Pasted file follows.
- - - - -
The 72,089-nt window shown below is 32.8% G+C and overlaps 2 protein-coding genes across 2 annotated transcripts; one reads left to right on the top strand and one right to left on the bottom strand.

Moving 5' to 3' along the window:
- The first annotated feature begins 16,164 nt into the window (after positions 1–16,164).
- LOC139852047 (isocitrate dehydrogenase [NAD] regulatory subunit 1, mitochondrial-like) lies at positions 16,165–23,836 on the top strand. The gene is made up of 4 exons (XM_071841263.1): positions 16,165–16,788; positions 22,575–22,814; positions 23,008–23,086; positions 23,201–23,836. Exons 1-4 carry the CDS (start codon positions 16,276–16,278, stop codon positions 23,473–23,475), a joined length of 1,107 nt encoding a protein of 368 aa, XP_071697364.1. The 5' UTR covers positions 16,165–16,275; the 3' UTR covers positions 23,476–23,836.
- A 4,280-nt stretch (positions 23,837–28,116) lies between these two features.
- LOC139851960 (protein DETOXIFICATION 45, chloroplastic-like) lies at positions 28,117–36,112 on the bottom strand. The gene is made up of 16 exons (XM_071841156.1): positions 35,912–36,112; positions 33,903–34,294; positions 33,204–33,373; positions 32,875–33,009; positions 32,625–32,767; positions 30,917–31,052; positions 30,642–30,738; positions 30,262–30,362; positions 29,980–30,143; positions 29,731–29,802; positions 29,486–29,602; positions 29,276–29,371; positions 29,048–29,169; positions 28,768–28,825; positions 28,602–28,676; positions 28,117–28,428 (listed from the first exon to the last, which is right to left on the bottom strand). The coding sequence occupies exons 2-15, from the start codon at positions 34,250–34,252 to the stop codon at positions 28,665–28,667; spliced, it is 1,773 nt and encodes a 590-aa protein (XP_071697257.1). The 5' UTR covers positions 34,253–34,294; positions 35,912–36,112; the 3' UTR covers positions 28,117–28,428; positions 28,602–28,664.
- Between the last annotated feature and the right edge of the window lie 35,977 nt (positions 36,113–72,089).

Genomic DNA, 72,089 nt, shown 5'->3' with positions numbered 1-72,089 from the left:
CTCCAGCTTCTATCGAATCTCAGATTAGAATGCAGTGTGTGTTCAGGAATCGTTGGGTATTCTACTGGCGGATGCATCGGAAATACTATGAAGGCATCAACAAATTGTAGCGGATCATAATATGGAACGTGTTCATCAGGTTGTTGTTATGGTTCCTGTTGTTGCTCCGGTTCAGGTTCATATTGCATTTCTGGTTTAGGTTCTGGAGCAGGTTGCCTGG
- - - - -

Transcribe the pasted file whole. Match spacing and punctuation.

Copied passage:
The 72,089-nt window shown below is 32.8% G+C and overlaps 2 protein-coding genes across 2 annotated transcripts; one reads left to right on the top strand and one right to left on the bottom strand.

Moving 5' to 3' along the window:
- The first annotated feature begins 16,164 nt into the window (after positions 1–16,164).
- LOC139852047 (isocitrate dehydrogenase [NAD] regulatory subunit 1, mitochondrial-like) lies at positions 16,165–23,836 on the top strand. The gene is made up of 4 exons (XM_071841263.1): positions 16,165–16,788; positions 22,575–22,814; positions 23,008–23,086; positions 23,201–23,836. Exons 1-4 carry the CDS (start codon positions 16,276–16,278, stop codon positions 23,473–23,475), a joined length of 1,107 nt encoding a protein of 368 aa, XP_071697364.1. The 5' UTR covers positions 16,165–16,275; the 3' UTR covers positions 23,476–23,836.
- A 4,280-nt stretch (positions 23,837–28,116) lies between these two features.
- LOC139851960 (protein DETOXIFICATION 45, chloroplastic-like) lies at positions 28,117–36,112 on the bottom strand. The gene is made up of 16 exons (XM_071841156.1): positions 35,912–36,112; positions 33,903–34,294; positions 33,204–33,373; positions 32,875–33,009; positions 32,625–32,767; positions 30,917–31,052; positions 30,642–30,738; positions 30,262–30,362; positions 29,980–30,143; positions 29,731–29,802; positions 29,486–29,602; positions 29,276–29,371; positions 29,048–29,169; positions 28,768–28,825; positions 28,602–28,676; positions 28,117–28,428 (listed from the first exon to the last, which is right to left on the bottom strand). The coding sequence occupies exons 2-15, from the start codon at positions 34,250–34,252 to the stop codon at positions 28,665–28,667; spliced, it is 1,773 nt and encodes a 590-aa protein (XP_071697257.1). The 5' UTR covers positions 34,253–34,294; positions 35,912–36,112; the 3' UTR covers positions 28,117–28,428; positions 28,602–28,664.
- Between the last annotated feature and the right edge of the window lie 35,977 nt (positions 36,113–72,089).

Genomic DNA, 72,089 nt, shown 5'->3' with positions numbered 1-72,089 from the left:
CTCCAGCTTCTATCGAATCTCAGATTAGAATGCAGTGTGTGTTCAGGAATCGTTGGGTATTCTACTGGCGGATGCATCGGAAATACTATGAAGGCATCAACAAATTGTAGCGGATCATAATATGGAACGTGTTCATCAGGTTGTTGTTATGGTTCCTGTTGTTGCTCCGGTTCAGGTTCATATTGCATTTCTGGTTTAGGTTCTGGAGCAGGTTGCCTGG